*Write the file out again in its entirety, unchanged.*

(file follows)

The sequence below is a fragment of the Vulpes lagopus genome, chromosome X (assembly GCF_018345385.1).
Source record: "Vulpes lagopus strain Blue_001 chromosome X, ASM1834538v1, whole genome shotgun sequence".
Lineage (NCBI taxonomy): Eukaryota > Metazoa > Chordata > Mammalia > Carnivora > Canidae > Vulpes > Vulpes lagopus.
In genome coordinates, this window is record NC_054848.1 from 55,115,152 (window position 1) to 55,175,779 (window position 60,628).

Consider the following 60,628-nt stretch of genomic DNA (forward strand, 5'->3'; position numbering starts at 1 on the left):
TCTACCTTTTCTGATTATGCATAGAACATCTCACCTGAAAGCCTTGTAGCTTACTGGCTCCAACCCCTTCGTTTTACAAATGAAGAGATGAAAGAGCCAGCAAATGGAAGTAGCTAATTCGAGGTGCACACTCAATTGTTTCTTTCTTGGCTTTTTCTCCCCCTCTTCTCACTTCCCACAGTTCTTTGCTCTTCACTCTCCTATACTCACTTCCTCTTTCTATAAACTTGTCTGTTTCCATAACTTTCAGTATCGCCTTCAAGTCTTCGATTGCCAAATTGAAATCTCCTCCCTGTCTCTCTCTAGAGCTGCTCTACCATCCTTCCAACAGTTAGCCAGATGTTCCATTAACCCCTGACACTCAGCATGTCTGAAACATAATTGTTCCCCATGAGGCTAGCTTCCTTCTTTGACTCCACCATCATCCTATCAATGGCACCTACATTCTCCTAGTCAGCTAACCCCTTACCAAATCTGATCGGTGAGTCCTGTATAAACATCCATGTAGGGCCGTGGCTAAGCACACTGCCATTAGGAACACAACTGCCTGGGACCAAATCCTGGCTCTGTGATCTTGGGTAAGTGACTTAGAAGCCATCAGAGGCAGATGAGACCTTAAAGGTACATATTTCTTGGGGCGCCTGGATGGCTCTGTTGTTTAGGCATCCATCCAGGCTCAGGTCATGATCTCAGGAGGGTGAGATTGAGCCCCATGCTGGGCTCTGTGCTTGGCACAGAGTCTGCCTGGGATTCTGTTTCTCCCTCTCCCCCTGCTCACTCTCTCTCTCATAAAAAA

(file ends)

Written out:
The sequence below is a fragment of the Vulpes lagopus genome, chromosome X (assembly GCF_018345385.1).
Source record: "Vulpes lagopus strain Blue_001 chromosome X, ASM1834538v1, whole genome shotgun sequence".
Lineage (NCBI taxonomy): Eukaryota > Metazoa > Chordata > Mammalia > Carnivora > Canidae > Vulpes > Vulpes lagopus.
In genome coordinates, this window is record NC_054848.1 from 55,115,152 (window position 1) to 55,175,779 (window position 60,628).

Consider the following 60,628-nt stretch of genomic DNA (forward strand, 5'->3'; position numbering starts at 1 on the left):
TCTACCTTTTCTGATTATGCATAGAACATCTCACCTGAAAGCCTTGTAGCTTACTGGCTCCAACCCCTTCGTTTTACAAATGAAGAGATGAAAGAGCCAGCAAATGGAAGTAGCTAATTCGAGGTGCACACTCAATTGTTTCTTTCTTGGCTTTTTCTCCCCCTCTTCTCACTTCCCACAGTTCTTTGCTCTTCACTCTCCTATACTCACTTCCTCTTTCTATAAACTTGTCTGTTTCCATAACTTTCAGTATCGCCTTCAAGTCTTCGATTGCCAAATTGAAATCTCCTCCCTGTCTCTCTCTAGAGCTGCTCTACCATCCTTCCAACAGTTAGCCAGATGTTCCATTAACCCCTGACACTCAGCATGTCTGAAACATAATTGTTCCCCATGAGGCTAGCTTCCTTCTTTGACTCCACCATCATCCTATCAATGGCACCTACATTCTCCTAGTCAGCTAACCCCTTACCAAATCTGATCGGTGAGTCCTGTATAAACATCCATGTAGGGCCGTGGCTAAGCACACTGCCATTAGGAACACAACTGCCTGGGACCAAATCCTGGCTCTGTGATCTTGGGTAAGTGACTTAGAAGCCATCAGAGGCAGATGAGACCTTAAAGGTACATATTTCTTGGGGCGCCTGGATGGCTCTGTTGTTTAGGCATCCATCCAGGCTCAGGTCATGATCTCAGGAGGGTGAGATTGAGCCCCATGCTGGGCTCTGTGCTTGGCACAGAGTCTGCCTGGGATTCTGTTTCTCCCTCTCCCCCTGCTCACTCTCTCTCTCATAAAAAA